How to Form an Vermont Professional Limited Liability Company

In some states, professionals that hold a license can form a professional limited liability company (PLLC) rather than the more common LLC. While we don’t offer PLLC formations, we do offer LLC and Incorporation services. Get started below.

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A Vermont professional limited liability company (PLLC) is a business form similar to an LLC. The difference is that a PLLC’s members are professional licensed service providers. It provides a level of protection from liability for its members. PLLCs offer flexible management, are easier to set up than a professional corporation, and its members may receive tax benefits. We’ll walk you through setting one up and a few common questions we get asked.

Who can form a PLLC in Vermont?

In Vermont, licensed professionals form PLLCs. There’s no definitive list of specific professionals that may form a PLLC in Vermont. Professionals can include doctors, dentists, accountants, veterinarians, and lawyers, as well as a range of others who require a license to practice.

There are several benefits for professionals who form a professional limited liability company, including:

  • An easy start-up process
  • Separation of the PLLC entity from members’ personal assets
  • Easy online taxes with Vermont’s myVTax web portal

How to form a Vermont PLLC?

There are nine steps on the path to forming a Vermont PLLC:

1. Choose a name

Your PLLC’s name should reflect the professional group it represents. There are a few rules to keep in mind when naming it:

  • The name cannot be the same as another business. Nor may it be similar enough to another that it causes confusion. You may seek a waiver of this rule from the Vermont Secretary of State (SOS) if the other similarly named entity agrees.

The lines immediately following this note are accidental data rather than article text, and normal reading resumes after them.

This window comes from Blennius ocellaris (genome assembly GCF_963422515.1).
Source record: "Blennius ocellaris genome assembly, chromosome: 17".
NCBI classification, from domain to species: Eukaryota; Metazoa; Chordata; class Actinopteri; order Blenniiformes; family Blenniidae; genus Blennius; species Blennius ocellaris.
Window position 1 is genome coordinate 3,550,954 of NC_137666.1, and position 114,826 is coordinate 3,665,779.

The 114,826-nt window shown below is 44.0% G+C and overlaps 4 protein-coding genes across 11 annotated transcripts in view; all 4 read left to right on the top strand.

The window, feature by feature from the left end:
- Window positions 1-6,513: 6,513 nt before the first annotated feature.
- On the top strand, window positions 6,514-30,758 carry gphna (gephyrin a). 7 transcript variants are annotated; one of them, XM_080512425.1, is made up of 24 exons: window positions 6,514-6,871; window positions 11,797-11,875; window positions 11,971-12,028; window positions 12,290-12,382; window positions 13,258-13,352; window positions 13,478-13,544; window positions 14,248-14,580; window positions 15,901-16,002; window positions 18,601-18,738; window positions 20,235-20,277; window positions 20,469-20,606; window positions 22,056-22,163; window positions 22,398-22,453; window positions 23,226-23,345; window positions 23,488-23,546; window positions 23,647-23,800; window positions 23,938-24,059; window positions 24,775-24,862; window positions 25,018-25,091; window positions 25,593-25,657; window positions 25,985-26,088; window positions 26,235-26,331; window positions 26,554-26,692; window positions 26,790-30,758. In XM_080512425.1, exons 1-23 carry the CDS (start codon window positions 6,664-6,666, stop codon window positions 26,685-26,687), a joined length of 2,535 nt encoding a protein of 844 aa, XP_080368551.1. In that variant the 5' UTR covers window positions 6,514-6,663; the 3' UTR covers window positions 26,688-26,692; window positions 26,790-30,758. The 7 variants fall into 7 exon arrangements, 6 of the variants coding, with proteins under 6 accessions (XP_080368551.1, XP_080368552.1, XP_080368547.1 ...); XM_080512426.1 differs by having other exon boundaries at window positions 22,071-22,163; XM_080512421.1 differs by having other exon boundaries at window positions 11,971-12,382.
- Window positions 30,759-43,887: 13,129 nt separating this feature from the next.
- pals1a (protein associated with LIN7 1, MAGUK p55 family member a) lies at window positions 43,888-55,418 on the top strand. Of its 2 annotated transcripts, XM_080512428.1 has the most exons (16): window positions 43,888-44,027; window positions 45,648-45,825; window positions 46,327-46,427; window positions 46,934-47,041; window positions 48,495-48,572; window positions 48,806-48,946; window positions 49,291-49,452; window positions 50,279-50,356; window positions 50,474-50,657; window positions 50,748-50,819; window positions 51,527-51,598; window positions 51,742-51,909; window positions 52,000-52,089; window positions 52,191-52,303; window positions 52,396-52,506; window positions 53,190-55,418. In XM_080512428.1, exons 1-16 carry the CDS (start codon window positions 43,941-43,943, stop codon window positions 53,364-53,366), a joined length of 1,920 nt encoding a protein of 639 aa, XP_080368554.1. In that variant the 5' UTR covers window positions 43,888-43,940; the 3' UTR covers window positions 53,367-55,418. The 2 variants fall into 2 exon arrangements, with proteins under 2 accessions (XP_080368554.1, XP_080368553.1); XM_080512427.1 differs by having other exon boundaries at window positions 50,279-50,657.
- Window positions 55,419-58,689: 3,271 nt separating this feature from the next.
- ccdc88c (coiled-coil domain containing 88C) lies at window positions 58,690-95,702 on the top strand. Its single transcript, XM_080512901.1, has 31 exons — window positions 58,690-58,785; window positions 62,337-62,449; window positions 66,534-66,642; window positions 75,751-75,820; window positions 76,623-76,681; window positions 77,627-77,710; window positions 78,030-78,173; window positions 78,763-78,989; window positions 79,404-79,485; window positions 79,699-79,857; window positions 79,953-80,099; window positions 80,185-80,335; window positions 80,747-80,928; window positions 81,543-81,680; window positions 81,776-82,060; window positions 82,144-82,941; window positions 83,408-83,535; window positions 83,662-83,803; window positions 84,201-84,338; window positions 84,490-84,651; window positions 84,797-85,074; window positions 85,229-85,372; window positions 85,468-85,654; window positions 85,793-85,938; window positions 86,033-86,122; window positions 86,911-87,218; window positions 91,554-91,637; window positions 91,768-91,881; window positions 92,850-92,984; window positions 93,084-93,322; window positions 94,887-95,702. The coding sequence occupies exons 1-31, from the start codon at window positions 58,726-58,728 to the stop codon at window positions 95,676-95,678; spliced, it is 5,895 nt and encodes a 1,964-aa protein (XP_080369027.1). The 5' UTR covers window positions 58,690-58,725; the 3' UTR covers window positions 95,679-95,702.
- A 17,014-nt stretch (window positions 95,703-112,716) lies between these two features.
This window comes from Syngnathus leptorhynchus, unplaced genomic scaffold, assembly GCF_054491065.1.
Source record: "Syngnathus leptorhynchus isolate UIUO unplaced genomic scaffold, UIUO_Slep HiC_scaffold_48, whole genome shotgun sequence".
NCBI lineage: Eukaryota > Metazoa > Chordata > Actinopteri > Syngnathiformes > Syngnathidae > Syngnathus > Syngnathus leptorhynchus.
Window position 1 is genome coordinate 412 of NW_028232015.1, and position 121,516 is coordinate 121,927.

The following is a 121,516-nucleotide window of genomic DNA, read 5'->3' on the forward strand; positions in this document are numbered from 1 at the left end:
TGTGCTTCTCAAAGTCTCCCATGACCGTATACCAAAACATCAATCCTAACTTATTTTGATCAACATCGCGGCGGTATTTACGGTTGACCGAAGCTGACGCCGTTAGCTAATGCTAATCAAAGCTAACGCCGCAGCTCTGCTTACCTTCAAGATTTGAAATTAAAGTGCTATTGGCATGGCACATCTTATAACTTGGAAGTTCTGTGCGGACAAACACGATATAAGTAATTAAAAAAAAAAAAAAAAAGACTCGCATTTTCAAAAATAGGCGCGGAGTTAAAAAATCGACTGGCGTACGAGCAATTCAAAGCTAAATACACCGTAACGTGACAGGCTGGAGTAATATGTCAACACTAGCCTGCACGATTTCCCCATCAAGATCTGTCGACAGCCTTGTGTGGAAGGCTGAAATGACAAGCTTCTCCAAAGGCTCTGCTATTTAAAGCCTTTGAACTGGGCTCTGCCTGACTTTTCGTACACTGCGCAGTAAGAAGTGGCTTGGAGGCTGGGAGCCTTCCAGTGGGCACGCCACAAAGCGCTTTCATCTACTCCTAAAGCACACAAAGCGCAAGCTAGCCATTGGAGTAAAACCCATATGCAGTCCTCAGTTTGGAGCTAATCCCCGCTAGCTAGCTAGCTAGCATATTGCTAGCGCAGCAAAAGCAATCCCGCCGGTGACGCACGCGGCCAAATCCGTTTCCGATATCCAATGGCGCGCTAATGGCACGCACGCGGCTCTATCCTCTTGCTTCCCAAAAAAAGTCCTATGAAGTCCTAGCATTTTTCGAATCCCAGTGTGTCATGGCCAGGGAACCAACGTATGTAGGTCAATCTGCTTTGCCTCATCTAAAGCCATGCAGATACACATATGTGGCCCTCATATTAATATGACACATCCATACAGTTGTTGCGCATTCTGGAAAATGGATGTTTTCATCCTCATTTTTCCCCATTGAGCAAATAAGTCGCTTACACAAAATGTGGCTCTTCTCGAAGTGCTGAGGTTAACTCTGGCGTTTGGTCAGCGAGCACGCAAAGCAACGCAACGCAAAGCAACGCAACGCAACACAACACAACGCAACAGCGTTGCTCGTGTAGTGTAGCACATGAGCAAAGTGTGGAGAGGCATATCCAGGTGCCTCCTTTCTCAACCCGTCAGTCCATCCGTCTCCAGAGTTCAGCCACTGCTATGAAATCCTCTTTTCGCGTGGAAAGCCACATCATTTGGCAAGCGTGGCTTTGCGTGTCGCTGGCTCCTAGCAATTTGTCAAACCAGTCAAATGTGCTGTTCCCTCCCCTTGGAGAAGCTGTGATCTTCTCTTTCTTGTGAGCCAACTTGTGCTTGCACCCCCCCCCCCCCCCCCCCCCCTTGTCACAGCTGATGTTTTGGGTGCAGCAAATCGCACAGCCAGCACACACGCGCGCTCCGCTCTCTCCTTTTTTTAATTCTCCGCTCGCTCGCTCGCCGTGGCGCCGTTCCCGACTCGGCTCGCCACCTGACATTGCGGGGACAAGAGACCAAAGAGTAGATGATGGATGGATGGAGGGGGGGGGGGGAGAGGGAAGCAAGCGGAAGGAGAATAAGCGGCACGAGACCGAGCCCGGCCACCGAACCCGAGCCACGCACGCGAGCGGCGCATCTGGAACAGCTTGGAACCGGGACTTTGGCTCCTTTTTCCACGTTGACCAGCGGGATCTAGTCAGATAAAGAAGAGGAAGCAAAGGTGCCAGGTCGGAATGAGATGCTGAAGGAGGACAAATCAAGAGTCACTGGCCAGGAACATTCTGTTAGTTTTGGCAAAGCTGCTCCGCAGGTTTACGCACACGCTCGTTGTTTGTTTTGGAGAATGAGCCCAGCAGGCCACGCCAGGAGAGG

• The words “professional limited liability company,” “professional limited company,” “PLLC,” or “PLC” must appear at the end of the company name. Abbreviations may contain periods if desired.
  • A company shouldn’t use words that might confuse it with a government agency, such as “FBI” or “FDA.”
  • Language that could offend, such as obscene or discriminatory language is prohibited, including negative references to age, gender, or race.
  • Check whether your preferred business name is available using the state’s database. 

If you have a name you like but aren’t ready to incorporate, you can use our name reservation service to reserve it according to state law and give you more time to start your business. Next, you can check domain names to set your web pages. We can make things easier by helping you acquire a domain name

2. Select a Vermont registered agent

The state of Vermont requires that PLLCs designate and maintain a registered agent and office to receive legal documents and other notifications. The agent must:

  • Be a resident of Vermont, or a company authorized to do business in Vermont
  • Maintain an office with a street address (not a P.O. box) and a static phone line

Forward changes in the agent’s address or name to the SOS office.

Our expert staff can help locate a registered agent with its registered agent service.

3. Complete and file Vermont Articles of Organization

The Articles of Organization document is the route to the formation of a PLLC with the Vermont Secretary of State. The document must include:

  • The PLLC’s name
  • The registered agent’s name and physical office address
  • An office address for the PLLC
  • The end date of the company’s fiscal year
  • Description of the PLLC’s purpose and structure
  • List of members/owners

Articles of Organization can be submitted online, via mail, or hand-delivered.

4. Create a Vermont operating agreement

Although an operating agreement doesn’t have to be filed with the state in Vermont, it’s a valuable document to have on hand. It outlines the rules and policies to guide its membership and avoid confusion and conflict as it moves forward. It articulates the members’ responsibilities as well as those of the managers. The operating agreement describes the process for internal changes and how to dissolve the entity should the members feel it is necessary.